Four service providers at US-based First Solar’s Malaysian plant broke laws in holding workers’ passports and keeping back wages, the company has acknowledged.
The company carried out audits in the US, Vietnam and Malaysia, it said. In the latter, it found foreign migrant workers had been “subjected to unethical recruitment including the payment of recruitment fees in their home countries, passport retention, and the unlawful retention of wages”.
First Solar noted that employment terms had not been communicated in native languages. Janitorial and security providers were guilty of “inadequate management system and policy”.
Some Malaysian workers had taken voluntary overtime with the result being work of more than 60 hours in a week. First Solar said it had launched a monitoring report to ensure working hours do not exceed this and that workers receive at least one day off in seven.
All passports have been returned, First Solar said, and it has updated service agreements to prevent future fees. The company has also brought in a third party to investigate and compensate workers.
The aim is to pay back fees – paid in home countries or in Malaysia – to current and recently departed workers.
First Solar said it was taking this action under its membership of the Responsible Business Alliance (RBA). The company carried out social audits in order to “identify and remedy existing and potential issues to help improve the lives of workers across the supply chain”.
First Solar CEO Mark Widmar said the company had opted to disclose the findings, in line with its transparency commitments and to “raise awareness of modern slavery risks”. These, he said, “hide in plain sight”.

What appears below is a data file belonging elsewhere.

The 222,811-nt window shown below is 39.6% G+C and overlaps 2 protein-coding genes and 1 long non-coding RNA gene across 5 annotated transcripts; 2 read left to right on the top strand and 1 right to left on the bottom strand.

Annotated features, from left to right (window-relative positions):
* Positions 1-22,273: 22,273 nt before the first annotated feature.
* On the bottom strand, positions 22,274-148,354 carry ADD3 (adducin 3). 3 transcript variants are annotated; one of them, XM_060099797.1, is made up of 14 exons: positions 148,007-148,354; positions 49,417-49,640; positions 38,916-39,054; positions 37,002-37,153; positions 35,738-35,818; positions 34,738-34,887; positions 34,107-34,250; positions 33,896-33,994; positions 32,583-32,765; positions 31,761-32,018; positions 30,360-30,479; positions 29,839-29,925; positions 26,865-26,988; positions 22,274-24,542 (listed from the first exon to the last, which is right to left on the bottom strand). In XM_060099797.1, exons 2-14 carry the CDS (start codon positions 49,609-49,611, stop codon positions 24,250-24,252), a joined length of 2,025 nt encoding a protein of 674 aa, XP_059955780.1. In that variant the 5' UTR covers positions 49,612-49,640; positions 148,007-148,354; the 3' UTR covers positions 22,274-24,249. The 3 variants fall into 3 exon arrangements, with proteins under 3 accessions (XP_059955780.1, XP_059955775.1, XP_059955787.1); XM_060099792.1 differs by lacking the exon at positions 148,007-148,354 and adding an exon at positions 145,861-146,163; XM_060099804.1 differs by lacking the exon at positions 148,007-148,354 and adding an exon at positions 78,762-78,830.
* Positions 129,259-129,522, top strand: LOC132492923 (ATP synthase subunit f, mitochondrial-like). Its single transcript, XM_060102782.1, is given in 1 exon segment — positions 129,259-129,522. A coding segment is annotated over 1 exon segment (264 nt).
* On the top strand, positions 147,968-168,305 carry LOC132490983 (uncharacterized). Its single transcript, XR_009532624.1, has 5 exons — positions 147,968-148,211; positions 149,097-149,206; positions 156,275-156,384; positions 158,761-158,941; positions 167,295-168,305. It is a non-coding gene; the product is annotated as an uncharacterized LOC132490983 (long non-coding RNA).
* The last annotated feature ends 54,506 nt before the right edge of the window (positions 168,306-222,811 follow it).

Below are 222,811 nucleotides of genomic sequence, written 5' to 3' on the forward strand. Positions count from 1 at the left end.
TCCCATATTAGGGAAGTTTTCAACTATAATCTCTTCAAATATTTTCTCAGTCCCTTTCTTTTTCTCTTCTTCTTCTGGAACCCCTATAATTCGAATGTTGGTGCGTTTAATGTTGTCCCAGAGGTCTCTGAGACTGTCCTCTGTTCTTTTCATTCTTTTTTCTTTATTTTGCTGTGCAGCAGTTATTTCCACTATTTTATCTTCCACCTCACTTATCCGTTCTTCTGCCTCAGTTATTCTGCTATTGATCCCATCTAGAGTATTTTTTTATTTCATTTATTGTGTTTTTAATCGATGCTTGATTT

The solar industry must take steps to act responsibly while playing its part in the energy transition.
“Quite simply, our industry’s work to power the energy transition and enable the fight against climate change does not serve as credits to offset its social and human rights obligations,” Widmar said.
First Solar said it could immediately terminate service providers that violate labour standards.
The company did not disclose whether it had taken this step with the four subcontractors in Malaysia. It did provide a half-day RBA briefing session for its Malaysian providers.
First Solar aims to complete its audit in Malaysia in the fourth quarter of 2023.
Widmar warned that the industry needed to take more action. Symbolic pledges and initiatives lack accountability.
“Furthermore, they have shown that they cannot withstand the scrutiny caused by legislation such as the Uyghur Forced Labor Prevention Act (UFLPA) and only serve to undermine our industry’s reputation and credibility.”
The US passed the UFLPA in December 2021. Broadly, the legislation finds that any good manufactured in Xinjiang involves slave labour. As such, it bars imports into the US.
Last year, a US solar producer expressed concerns that goods – predominantly solar technology – were evading sanction by transiting third countries. Malaysia took a lead role.
First Solar’s technology does not use polysilicon. As such, the solar industry’s difficulties with supplies from Xinjiang have had no impact on the company.